AFT members are staffing phone banks and going door to door in an effort to help re-elect President Obama.
WHAT WILL BE THE FATE of the Patient Protection and Affordable Care Act and the millions of Americans who now have healthcare coverage under this legislation? Will young people and families continue to have access to Pell Grants and other college tuition assistance? And will right-wing governors and other elected officials feel emboldened to go after the bargaining rights of teachers and other public employees in a naked attempt to silence their voices?
These are questions that AFT members and others are pondering as they prepare to go to the polls on Nov. 6. Put simply, it’s a choice between President Obama’s vision of an America that cares for all of its people—the young, the old, the middle class and the most vulnerable—and a country whose guiding principle is survival of the fittest.
It’s a clear and stark choice for members like Cleveland special education teacher L’Taundra Everhart who vividly recalls last year’s fight to overturn legislation that would have stripped Ohio’s educators, firefighters, police officers and other public employees of their bargaining rights. It’s critical that anti-union, anti-worker laws like the one eventually overturned in Ohio don’t become widespread, Everhart asserts. “You have to have informed voters” and elect candidates who will stop these laws from proliferating, says Everhart, who has regularly participated in the door-to-door canvassing and phone banking organized by the Cleveland Teachers Union and the city’s other unions.
Nlandu Kisenda, a paraprofessional at a high school in Northern Virginia, joined other members of the Fairfax Federation of Teachers in late September for a day of canvassing on behalf of President Obama.
Her reasons for supporting the president are very personal. “My daughter is going to college because of federal student aid programs,” Kisenda says. “She can’t borrow the money from her parents,” a suggestion Romney has made. “I don’t have money for that. There are a lot of smart students out there whose parents are poor.”
President Obama’s support for early childhood education programs and his effort to pass the American Jobs Act, which would rehire laid-off educators and rebuild the nation’s infrastructure and crumbling schools, are among the issues driving AFT members to actively support his re-election.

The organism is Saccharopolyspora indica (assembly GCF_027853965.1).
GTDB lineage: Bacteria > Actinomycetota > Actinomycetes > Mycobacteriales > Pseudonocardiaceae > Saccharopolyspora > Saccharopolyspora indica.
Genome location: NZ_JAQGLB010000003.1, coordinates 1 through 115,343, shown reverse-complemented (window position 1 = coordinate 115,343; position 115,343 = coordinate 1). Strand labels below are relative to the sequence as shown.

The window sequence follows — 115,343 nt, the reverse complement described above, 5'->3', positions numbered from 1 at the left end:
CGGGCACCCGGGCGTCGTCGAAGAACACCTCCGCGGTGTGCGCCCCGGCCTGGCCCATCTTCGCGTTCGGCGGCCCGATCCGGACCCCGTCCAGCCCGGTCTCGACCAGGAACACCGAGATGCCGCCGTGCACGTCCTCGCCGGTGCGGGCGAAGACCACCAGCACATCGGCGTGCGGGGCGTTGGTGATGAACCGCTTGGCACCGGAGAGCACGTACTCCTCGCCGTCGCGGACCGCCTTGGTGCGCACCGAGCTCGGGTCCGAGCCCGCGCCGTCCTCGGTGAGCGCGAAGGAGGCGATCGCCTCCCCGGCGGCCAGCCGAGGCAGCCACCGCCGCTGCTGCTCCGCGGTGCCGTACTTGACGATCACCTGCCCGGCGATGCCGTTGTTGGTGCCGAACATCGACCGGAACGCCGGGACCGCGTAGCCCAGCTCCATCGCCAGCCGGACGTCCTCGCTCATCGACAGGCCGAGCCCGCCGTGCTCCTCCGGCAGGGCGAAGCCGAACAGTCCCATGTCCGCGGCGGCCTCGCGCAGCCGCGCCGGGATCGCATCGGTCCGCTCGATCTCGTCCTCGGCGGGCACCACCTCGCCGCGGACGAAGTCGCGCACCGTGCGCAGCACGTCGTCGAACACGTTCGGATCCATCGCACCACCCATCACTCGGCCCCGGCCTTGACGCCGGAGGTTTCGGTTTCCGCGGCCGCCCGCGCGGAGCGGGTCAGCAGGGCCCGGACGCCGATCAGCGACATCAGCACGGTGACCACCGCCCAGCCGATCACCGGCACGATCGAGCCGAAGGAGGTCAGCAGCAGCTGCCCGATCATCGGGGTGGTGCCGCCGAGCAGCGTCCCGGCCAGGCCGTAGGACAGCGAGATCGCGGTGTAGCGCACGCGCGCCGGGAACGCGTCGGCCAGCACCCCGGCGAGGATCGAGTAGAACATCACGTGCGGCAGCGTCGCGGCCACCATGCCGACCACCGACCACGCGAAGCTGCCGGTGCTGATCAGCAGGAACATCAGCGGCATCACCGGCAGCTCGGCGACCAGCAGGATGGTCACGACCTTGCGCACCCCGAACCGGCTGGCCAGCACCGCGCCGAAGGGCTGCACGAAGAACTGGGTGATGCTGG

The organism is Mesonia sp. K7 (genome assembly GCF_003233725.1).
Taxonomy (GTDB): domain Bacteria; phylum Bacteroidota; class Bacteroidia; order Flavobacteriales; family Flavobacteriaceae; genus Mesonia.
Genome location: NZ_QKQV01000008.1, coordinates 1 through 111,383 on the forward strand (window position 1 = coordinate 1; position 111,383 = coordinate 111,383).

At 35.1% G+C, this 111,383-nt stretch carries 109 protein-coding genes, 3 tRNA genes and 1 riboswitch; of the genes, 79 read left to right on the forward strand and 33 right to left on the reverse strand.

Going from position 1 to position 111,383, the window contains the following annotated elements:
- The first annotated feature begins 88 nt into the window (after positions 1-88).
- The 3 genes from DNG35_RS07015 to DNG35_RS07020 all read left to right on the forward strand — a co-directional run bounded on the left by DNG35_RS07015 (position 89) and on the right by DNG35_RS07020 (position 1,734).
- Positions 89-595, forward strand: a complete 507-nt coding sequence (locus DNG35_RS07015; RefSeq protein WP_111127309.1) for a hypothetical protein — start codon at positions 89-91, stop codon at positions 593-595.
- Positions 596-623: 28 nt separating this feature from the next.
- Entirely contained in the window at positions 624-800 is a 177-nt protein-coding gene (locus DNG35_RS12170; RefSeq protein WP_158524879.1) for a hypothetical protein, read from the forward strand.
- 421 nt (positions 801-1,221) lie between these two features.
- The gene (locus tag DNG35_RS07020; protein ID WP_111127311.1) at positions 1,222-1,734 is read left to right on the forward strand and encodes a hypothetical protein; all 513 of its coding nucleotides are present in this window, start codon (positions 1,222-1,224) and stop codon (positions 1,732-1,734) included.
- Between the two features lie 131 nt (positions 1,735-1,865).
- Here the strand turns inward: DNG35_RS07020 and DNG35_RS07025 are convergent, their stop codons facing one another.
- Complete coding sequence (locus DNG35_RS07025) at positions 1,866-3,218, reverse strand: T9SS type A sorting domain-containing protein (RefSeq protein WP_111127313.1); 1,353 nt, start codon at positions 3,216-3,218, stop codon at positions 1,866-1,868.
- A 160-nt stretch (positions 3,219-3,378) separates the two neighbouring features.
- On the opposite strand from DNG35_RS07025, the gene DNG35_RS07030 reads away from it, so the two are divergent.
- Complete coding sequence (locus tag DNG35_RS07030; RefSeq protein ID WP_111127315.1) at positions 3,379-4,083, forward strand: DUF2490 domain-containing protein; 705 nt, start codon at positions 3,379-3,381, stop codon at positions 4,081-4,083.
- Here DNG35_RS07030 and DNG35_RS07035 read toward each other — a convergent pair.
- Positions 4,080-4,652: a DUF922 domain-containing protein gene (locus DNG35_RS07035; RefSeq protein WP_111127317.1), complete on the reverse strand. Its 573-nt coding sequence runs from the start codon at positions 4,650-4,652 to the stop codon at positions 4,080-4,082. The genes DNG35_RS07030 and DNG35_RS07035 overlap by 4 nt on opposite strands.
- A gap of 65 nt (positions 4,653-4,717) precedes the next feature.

Thousands of AFT activists—from AFT Pennsylvania to the Florida Education Association to the California Federation of Teachers and everyone in between—are talking to friends and family about what’s at stake this election.
And in Wisconsin, Cynthia Wynn, president of the Wisconsin State Public Defender Association, has volunteered at the Obama for America phone bank in her Milwaukee neighborhood. As a public defender, Wynn wants to preserve the social safety net, and is concerned about Medicaid, the Affordable Care Act and services for the mentally ill. “I’m also very concerned about the horrible positions the Republican Party has taken on women’s issues,” she says.
Sandy Jacobs, an occupational therapist and member of the Wisconsin Federation of Nurses and Health Professionals, was actively involved in the effort this past spring to recall Wisconsin Gov. Scott Walker, and says it energized a lot of union members and other progressives who weren’t politically active previously. “I think they woke a sleeping giant, and that’s a good thing.”
Bruce Ewan teaches economics at Wayne County Community College in Michigan where he is active in the WCCC Federation of Teachers. He is mobilizing colleagues to vote and talk to others members one-on-one. The conversations are about re-electing Obama, and especially important in Michigan, about passing Proposal 2, which guarantees collective bargaining rights in the state constitution.
In a number of states, including Florida, New Hampshire and Ohio, the political outreach efforts of AFT members and other unionists have been supplemented by those of members of the New York State United Teachers, many of whom have traveled to those battleground states to assist in get-out-the-vote efforts.
Retirees are fired up
Retiree Tom Luvison spends most afternoons helping manage a phone bank at the Cleveland Teachers Union offices. In addition to the usual issues that concern seniors—healthcare, Medicare, a decent retirement—Luvison wants to help preserve the middle class for his grandchildren.
“We are at a crossroads,” he says. “Do we want a progressive agenda that cares for the majority of people and tries to include them in social programs which promote the general welfare?” Or, Luvison asks, do we want a Romney administration that would steer the country toward privatization and an attitude he describes as “you have to survive on your own”?
The way Ken Goodfriend sees it, this year’s election is about choosing between two very different views of the future—especially when it comes to healthcare for seniors.
Goodfriend, a retired member of the United Federation of Teachers in New York City, is concerned that under “a President Romney,” changes made to Medicare and other healthcare programs would have a negative effect on senior citizens.
Goodfriend, who now lives in Boca Raton, Fla., is an active member of his Florida retiree chapter. He’s been helping to coordinate the chapter’s phone banks and letter-writing campaign, where he and his colleagues are encouraging other retirees to vote for President Obama either by using the “early voting” option or by casting absentee ballots.
In states across the country, AFT members are actively working in local and state campaigns and, of course, the presidential election to get out the vote for candidates who support working Americans and the middle class.